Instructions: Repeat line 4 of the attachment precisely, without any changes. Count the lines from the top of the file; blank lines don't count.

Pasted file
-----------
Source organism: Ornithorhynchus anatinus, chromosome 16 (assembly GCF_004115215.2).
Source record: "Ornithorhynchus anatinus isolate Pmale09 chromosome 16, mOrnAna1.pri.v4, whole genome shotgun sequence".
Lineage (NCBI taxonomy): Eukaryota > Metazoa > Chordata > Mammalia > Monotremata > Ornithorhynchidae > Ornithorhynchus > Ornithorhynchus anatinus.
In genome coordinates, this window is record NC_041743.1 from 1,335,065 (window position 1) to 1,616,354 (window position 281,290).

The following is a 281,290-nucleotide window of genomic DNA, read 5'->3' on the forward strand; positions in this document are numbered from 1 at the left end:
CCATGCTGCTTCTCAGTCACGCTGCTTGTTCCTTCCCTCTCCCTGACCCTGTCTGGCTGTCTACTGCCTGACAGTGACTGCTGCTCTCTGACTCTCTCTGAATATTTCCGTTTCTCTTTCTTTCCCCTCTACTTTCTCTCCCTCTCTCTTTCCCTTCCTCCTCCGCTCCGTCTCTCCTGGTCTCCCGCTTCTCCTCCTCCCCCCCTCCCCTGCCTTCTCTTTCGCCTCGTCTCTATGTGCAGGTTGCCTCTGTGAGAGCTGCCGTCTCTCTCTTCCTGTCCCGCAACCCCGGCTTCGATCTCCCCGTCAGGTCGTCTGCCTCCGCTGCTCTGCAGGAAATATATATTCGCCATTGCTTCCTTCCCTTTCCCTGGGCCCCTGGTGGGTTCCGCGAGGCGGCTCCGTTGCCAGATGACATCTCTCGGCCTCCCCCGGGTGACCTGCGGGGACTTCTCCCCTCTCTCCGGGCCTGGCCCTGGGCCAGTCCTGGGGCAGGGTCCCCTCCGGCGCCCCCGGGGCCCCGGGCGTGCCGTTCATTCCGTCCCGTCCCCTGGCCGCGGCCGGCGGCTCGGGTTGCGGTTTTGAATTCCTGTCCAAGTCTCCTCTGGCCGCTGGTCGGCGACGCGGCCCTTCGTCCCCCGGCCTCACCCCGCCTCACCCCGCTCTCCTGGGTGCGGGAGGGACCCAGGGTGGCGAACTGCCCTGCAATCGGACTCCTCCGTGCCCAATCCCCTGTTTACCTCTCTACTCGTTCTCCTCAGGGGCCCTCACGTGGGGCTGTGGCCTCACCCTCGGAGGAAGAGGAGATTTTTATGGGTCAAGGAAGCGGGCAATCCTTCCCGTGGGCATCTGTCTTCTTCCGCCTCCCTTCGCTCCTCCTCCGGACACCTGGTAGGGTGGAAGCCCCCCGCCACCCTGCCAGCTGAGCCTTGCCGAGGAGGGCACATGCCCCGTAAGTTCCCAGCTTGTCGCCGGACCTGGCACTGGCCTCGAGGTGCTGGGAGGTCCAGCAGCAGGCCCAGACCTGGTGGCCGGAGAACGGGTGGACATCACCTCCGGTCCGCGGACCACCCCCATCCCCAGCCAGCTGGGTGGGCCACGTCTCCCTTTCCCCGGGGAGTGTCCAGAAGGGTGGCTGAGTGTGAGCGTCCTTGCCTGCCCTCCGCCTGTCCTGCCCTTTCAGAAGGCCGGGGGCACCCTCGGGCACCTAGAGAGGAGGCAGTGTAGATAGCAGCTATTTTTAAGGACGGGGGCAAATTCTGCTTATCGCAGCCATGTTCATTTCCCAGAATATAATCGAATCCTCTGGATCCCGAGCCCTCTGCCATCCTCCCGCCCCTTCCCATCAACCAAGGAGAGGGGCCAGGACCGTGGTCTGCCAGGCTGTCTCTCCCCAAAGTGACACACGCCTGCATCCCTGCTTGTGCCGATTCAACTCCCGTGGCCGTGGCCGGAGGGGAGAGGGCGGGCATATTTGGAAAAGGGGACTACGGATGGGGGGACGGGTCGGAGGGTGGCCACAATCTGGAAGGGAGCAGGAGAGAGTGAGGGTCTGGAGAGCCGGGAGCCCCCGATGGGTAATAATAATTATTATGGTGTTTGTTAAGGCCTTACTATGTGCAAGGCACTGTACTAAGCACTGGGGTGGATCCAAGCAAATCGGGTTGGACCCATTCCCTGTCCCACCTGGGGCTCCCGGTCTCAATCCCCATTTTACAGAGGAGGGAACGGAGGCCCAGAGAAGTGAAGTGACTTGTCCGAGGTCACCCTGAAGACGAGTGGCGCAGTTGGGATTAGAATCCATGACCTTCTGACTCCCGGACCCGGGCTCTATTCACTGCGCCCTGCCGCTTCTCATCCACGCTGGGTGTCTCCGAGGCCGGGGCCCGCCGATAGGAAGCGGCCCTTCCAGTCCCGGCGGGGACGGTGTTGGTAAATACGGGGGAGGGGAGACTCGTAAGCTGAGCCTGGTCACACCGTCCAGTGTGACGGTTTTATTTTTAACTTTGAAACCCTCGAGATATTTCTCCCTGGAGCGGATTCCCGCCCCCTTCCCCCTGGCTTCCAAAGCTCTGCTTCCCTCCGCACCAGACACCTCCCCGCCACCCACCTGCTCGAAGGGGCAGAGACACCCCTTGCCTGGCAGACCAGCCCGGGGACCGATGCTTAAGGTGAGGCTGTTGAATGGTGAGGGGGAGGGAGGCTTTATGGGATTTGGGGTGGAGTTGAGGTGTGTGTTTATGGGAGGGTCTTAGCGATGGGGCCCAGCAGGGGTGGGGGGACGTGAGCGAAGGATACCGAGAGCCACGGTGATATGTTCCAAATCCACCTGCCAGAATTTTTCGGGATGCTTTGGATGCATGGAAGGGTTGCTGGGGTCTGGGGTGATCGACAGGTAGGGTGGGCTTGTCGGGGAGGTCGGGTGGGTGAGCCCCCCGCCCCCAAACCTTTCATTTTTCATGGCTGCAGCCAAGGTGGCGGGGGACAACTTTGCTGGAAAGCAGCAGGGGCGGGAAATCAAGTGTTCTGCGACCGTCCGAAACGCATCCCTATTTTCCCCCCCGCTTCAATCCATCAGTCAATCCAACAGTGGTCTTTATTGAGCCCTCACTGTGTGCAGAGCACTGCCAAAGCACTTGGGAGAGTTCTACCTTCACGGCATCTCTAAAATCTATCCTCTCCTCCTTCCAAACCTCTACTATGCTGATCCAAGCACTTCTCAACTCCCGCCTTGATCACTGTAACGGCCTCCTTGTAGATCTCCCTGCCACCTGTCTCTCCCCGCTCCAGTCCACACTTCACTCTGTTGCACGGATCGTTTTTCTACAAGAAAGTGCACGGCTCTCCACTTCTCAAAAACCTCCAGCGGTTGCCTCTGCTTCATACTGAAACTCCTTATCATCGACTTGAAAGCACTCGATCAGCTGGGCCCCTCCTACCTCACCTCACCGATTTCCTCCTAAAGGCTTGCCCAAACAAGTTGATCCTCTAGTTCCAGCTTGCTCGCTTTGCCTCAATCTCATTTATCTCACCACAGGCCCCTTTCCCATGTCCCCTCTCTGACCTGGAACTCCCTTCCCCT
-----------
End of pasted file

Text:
In genome coordinates, this window is record NC_041743.1 from 1,335,065 (window position 1) to 1,616,354 (window position 281,290).